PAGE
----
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This study analyzed the impacts of land development policy on unplanned (informal) human settlement growth on agricultural land in Assiut Governorate, Egypt. A mixed-method approach to address two objectives was used. Firstly, Remote Sensing, Machine Learning and GIS was used to compare the land use development plans with settlement growth.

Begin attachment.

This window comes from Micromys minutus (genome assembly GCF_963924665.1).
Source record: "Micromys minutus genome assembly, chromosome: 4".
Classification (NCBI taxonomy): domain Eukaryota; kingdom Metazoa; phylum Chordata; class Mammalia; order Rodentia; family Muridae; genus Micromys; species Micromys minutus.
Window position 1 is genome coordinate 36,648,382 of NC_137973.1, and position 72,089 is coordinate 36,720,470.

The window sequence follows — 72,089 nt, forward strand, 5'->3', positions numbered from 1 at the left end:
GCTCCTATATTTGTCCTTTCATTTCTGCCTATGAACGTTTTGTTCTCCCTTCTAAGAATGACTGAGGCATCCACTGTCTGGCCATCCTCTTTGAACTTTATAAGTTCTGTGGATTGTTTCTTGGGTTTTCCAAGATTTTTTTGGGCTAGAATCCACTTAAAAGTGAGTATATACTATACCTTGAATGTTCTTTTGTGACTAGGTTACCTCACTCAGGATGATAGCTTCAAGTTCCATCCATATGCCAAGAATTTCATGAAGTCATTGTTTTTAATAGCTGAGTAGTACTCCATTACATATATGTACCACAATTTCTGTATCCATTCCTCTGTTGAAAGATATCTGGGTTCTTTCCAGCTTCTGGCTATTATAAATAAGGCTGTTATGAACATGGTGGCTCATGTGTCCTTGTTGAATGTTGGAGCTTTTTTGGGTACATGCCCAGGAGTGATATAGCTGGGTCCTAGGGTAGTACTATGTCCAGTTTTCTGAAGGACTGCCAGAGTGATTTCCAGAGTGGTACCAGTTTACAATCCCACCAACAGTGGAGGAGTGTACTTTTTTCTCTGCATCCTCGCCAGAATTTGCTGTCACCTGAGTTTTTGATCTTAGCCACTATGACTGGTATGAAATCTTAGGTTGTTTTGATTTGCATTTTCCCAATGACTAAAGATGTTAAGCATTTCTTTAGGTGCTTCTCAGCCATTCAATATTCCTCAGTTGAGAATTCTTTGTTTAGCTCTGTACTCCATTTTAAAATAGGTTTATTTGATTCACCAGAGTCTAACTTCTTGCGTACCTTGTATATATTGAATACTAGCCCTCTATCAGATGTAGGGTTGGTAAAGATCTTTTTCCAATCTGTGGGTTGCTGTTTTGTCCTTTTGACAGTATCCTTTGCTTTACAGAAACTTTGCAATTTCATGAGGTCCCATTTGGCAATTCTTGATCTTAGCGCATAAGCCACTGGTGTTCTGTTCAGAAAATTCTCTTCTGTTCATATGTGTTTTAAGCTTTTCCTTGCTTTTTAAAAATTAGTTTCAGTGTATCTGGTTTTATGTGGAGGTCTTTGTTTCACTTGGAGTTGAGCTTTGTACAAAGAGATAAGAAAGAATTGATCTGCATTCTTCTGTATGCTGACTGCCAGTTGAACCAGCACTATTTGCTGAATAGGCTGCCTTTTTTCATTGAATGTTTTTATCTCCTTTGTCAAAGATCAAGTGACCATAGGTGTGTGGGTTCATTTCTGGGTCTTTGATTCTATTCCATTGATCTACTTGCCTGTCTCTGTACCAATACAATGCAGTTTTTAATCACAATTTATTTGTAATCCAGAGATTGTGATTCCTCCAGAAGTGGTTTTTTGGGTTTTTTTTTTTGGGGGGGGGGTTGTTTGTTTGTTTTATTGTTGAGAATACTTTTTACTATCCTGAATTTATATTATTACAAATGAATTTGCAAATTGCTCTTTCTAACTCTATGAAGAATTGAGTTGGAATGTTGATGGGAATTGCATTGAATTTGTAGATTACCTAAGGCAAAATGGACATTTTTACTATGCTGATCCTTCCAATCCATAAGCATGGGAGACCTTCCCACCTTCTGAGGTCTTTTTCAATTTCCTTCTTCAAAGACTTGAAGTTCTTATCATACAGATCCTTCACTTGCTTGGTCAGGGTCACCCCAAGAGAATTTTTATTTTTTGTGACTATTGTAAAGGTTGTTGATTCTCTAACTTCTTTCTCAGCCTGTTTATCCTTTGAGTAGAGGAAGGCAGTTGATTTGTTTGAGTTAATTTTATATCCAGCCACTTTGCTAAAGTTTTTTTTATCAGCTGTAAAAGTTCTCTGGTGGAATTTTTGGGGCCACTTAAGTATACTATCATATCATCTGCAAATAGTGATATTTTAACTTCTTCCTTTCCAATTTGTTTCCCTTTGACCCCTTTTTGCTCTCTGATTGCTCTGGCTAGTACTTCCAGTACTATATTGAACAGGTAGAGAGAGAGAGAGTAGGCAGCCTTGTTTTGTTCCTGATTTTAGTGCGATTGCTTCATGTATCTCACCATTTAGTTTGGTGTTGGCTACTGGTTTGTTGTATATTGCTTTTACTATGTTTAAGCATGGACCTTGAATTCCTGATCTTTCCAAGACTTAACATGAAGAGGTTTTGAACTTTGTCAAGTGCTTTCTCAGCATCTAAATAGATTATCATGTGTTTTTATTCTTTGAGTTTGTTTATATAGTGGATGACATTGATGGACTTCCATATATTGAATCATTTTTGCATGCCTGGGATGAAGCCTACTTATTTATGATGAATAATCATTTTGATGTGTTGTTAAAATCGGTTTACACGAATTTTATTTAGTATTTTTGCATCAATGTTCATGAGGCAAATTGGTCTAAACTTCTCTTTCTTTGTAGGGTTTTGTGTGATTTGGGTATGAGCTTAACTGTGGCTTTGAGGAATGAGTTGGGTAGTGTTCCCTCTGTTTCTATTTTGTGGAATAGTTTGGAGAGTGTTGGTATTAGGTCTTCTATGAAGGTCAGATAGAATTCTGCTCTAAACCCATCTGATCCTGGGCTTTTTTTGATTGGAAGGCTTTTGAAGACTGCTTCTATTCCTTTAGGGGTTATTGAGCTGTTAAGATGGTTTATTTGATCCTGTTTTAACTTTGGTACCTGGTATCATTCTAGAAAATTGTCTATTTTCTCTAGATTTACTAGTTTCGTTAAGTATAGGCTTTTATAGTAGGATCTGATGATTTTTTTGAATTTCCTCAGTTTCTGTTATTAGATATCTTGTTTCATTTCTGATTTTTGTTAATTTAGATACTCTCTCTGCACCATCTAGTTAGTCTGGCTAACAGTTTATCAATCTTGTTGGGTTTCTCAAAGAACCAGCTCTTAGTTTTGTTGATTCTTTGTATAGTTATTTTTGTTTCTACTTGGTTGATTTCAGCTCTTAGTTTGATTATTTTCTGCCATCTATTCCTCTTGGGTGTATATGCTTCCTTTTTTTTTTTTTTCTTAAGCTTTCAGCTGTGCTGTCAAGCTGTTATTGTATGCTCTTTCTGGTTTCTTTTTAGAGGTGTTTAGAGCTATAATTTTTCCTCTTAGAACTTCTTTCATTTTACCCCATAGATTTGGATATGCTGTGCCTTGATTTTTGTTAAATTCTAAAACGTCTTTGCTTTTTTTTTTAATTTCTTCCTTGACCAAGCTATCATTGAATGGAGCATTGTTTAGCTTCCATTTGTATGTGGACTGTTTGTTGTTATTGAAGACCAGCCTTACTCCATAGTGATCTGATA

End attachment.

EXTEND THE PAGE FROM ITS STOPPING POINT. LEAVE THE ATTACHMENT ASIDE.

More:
Secondly, the study sought to understand stakeholders' (i.e. government and civil society actors) perspectives about the driving forces of unplanned settlement growth. Successful aspects of the policy found were shifting from the master planning approach to a strategic planning approach, and reducing the growth rate after applying the strategic plans for villages, investing in new settlements in the hinterlands to relocate the surplus inhabitants. The policy core gaps were: underestimating the future population growth, which led to a higher growth rate than planned; not properly involving settlers in the plan development phase; lacking sufficient funds to achieve the targets of the plan; and, the bureaucracy that hinders approvals for plans and reacting to encroachments.

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